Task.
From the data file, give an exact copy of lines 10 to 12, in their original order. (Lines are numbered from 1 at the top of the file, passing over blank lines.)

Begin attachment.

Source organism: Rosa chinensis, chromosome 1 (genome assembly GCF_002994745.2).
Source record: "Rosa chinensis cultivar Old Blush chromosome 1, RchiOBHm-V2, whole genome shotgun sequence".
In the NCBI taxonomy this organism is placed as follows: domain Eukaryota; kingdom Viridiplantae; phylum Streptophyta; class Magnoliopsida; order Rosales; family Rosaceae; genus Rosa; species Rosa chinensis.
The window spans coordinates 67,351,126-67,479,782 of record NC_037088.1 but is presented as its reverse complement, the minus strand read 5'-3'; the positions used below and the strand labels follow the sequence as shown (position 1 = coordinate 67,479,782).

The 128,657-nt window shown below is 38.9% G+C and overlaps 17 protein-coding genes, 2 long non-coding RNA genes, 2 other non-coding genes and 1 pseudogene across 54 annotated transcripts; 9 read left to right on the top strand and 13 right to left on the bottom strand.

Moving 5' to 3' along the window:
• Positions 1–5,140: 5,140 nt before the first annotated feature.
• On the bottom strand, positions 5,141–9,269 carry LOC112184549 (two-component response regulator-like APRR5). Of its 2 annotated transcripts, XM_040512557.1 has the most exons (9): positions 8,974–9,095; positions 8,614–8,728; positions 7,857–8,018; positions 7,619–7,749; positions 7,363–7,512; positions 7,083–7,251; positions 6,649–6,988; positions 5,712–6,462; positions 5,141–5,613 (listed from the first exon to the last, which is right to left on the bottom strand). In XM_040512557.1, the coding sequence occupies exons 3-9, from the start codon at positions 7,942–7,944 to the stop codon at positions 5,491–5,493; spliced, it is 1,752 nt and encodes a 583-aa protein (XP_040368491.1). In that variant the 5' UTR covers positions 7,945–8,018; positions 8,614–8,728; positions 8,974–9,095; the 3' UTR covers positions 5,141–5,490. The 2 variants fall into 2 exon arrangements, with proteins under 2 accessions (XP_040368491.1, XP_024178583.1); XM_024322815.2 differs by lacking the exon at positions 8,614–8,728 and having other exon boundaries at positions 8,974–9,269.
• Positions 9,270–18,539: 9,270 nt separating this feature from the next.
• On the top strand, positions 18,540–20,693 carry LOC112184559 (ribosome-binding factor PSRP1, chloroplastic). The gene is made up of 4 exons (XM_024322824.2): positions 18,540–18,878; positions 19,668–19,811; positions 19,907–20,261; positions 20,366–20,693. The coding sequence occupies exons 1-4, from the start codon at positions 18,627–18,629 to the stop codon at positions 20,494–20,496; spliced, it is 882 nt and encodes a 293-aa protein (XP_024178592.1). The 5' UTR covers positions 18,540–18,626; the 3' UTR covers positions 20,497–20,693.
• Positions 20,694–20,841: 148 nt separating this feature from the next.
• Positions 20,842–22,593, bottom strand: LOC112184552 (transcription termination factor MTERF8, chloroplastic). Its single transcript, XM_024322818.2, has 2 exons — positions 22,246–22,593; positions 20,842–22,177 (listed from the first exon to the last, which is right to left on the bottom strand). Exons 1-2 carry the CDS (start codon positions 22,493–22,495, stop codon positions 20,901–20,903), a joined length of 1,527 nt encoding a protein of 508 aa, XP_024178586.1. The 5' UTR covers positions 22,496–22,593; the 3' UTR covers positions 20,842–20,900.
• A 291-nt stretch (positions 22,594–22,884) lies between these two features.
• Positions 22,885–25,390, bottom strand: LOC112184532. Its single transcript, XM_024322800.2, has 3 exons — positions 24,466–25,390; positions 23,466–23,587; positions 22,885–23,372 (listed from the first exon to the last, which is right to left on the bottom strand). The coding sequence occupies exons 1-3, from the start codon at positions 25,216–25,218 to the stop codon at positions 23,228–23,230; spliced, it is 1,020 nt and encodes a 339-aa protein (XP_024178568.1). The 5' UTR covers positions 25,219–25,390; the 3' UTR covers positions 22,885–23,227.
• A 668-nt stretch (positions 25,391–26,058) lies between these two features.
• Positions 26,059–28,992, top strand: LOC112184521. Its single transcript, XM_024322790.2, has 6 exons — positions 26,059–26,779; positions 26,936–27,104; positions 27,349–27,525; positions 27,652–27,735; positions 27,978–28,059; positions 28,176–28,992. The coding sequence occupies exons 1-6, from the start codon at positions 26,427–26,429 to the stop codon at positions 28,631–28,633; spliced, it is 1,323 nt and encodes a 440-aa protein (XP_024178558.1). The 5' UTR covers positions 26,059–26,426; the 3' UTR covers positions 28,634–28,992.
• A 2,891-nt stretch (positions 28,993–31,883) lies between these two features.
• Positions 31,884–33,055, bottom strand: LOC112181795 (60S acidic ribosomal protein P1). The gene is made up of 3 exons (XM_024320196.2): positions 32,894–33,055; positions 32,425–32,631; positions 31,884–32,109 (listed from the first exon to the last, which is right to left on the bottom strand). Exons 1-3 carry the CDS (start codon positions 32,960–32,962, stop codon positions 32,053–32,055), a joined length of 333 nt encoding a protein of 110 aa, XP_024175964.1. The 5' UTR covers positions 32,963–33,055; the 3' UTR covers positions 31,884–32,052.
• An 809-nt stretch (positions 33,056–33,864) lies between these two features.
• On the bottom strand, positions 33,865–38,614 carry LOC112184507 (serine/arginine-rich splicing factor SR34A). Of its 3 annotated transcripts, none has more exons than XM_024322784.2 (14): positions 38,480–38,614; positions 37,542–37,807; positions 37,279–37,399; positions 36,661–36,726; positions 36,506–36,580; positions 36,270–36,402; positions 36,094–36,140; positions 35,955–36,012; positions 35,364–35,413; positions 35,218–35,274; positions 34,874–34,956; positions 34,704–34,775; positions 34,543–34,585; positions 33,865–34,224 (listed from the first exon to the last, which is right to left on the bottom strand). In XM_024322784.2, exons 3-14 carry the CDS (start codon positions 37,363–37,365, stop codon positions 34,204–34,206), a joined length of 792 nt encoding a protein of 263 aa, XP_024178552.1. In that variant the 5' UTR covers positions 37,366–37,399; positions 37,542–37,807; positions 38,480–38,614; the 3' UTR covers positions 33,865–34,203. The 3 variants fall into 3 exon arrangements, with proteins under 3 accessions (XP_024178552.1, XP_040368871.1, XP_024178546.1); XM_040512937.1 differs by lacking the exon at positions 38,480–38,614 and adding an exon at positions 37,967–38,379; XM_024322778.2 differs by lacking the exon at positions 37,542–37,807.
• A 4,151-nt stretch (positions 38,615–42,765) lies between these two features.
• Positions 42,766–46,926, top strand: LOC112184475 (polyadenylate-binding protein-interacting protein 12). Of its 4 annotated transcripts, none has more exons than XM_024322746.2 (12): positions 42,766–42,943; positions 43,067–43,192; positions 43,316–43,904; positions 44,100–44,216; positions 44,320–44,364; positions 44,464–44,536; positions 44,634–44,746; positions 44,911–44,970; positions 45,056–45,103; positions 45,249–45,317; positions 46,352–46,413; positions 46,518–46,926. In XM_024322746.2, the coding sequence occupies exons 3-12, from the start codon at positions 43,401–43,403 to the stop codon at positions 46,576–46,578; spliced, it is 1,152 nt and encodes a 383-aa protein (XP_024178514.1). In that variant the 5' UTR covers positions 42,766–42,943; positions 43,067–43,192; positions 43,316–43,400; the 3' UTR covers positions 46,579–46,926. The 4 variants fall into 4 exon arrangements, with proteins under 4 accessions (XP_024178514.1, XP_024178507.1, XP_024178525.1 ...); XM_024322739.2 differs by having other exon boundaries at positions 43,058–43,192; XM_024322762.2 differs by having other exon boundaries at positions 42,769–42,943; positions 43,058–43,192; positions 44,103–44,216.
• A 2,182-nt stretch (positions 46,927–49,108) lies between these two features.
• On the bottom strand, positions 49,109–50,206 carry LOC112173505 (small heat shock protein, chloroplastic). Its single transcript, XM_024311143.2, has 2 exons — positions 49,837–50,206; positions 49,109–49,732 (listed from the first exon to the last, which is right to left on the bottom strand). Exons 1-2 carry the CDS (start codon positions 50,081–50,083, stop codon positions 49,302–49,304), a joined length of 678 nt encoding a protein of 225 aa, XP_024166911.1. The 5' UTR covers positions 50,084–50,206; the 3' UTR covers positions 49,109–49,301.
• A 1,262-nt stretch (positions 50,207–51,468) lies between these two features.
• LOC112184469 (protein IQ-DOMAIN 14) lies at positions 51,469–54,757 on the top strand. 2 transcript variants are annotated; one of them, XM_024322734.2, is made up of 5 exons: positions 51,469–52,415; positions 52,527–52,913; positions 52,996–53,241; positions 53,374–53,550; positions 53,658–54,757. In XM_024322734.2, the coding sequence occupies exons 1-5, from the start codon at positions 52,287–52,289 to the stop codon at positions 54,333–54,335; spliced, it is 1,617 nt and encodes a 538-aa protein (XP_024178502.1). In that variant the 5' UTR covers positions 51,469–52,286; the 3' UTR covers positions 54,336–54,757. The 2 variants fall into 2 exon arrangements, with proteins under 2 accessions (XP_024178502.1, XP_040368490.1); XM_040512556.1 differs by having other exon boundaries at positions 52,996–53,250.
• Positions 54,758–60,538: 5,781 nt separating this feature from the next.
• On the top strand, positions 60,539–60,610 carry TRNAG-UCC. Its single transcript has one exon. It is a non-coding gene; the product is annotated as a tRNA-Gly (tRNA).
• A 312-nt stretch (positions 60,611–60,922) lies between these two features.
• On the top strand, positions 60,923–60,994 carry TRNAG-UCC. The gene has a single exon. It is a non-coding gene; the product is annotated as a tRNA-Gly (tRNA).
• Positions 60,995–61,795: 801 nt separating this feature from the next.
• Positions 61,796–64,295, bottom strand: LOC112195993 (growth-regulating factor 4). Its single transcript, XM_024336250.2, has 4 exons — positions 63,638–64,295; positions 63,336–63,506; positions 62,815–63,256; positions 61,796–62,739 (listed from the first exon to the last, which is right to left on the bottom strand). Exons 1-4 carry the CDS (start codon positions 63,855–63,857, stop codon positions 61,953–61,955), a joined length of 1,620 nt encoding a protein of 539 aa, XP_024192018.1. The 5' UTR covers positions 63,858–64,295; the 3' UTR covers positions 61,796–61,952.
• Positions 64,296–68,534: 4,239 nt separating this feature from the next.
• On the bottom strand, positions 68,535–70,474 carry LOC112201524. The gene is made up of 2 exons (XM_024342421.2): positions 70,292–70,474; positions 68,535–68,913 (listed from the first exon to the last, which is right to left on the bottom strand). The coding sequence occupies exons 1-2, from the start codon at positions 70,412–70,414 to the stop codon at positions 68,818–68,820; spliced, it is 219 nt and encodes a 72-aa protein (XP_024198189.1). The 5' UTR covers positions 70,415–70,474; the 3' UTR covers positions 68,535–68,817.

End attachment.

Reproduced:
• On the top strand, positions 18,540–20,693 carry LOC112184559 (ribosome-binding factor PSRP1, chloroplastic). The gene is made up of 4 exons (XM_024322824.2): positions 18,540–18,878; positions 19,668–19,811; positions 19,907–20,261; positions 20,366–20,693. The coding sequence occupies exons 1-4, from the start codon at positions 18,627–18,629 to the stop codon at positions 20,494–20,496; spliced, it is 882 nt and encodes a 293-aa protein (XP_024178592.1). The 5' UTR covers positions 18,540–18,626; the 3' UTR covers positions 20,497–20,693.
• Positions 20,694–20,841: 148 nt separating this feature from the next.
• Positions 20,842–22,593, bottom strand: LOC112184552 (transcription termination factor MTERF8, chloroplastic). Its single transcript, XM_024322818.2, has 2 exons — positions 22,246–22,593; positions 20,842–22,177 (listed from the first exon to the last, which is right to left on the bottom strand). Exons 1-2 carry the CDS (start codon positions 22,493–22,495, stop codon positions 20,901–20,903), a joined length of 1,527 nt encoding a protein of 508 aa, XP_024178586.1. The 5' UTR covers positions 22,496–22,593; the 3' UTR covers positions 20,842–20,900.